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 How we Think?
Many languages have two gender forms when referring to people. In English, this occurs through pronouns. However, in other languages like Spanish and French its use is through adjectives and prefixes. In Hebrew and Russian, verb conjugation indicates gender.
An interesting question has been highlighted by linguists over the last few years and that is whether this gendered language influences our way of thinking in certain situations. An American linguist, Benjamin Lee Whorf, in the 1950s, believed that the distinctions and categories which are unique to a language are linked to the way people act, perceive and analyse information surrounding them. He also suggested that when someone speaks a different language it changes that person’s thought processes and behavior.
A single study in the 1980s conducted by Fried, Guiora, and Beit-Hallahmi compared gender identity in 2 and 3-year-old children from the USA, Israel, and Finland. The findings discovered that there was a clear relationship in existence between native language gender loading and attainment in gender identity. The children from Israel appear to have a significant advantage over their Finnish and US and counterparts when it comes to gender development timing. This suggests that maybe the speakers of Hebrew, which is a language that is heavily gendered, pay much more attention to differences in gender because of Hebrew’s grammatical characteristics.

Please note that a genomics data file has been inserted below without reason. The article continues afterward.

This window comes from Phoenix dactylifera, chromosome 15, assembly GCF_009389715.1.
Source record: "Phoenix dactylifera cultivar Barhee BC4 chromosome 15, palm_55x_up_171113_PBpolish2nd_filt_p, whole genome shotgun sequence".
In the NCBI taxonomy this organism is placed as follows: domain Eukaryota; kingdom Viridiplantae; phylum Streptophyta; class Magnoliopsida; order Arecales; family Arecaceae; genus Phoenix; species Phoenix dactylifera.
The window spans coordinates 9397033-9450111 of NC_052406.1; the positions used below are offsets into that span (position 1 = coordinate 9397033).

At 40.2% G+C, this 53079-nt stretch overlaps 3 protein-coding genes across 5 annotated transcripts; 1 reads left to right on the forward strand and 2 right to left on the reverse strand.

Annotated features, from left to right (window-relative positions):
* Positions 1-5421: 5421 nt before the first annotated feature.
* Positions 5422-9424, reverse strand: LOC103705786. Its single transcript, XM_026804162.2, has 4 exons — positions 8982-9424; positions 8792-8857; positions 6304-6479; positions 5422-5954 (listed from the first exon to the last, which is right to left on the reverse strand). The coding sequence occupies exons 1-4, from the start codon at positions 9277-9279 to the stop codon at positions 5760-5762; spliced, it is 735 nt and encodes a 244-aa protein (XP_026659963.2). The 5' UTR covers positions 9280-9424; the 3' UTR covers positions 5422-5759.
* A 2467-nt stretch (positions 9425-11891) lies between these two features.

Is this Cultural or Linguistic?

In a study in 2002 conducted by language translators Schmidt, Boroditsky and Phillips, native speakers of Spanish and native speakers of German who could speak English, were given the task of describing gender-neutral inanimate objects in English. The chosen objects were assigned 1 Spanish grammatical gender with the opposite to it in German. The participants indicated a clear preference for the adjectives more often linked with the equivalent grammatical gender. An example of this is the masculine “el Puente”, which is the Spanish for “the bridge”. The German word “die Brücke” is feminine.  The way native competency Spanish speakers described bridges was with words like “strong, big, dangerous, long, towering and sturdy”. On the other hand, German speakers described them with words such as pretty, peaceful, elegant, beautiful, fragile and slender.
There is no certainty whether this is to do with genuinely gendered language influence on the participant or simply cultural differences. However, studies do suggest that grammatical constructions related to gender and language can shape how people view the world.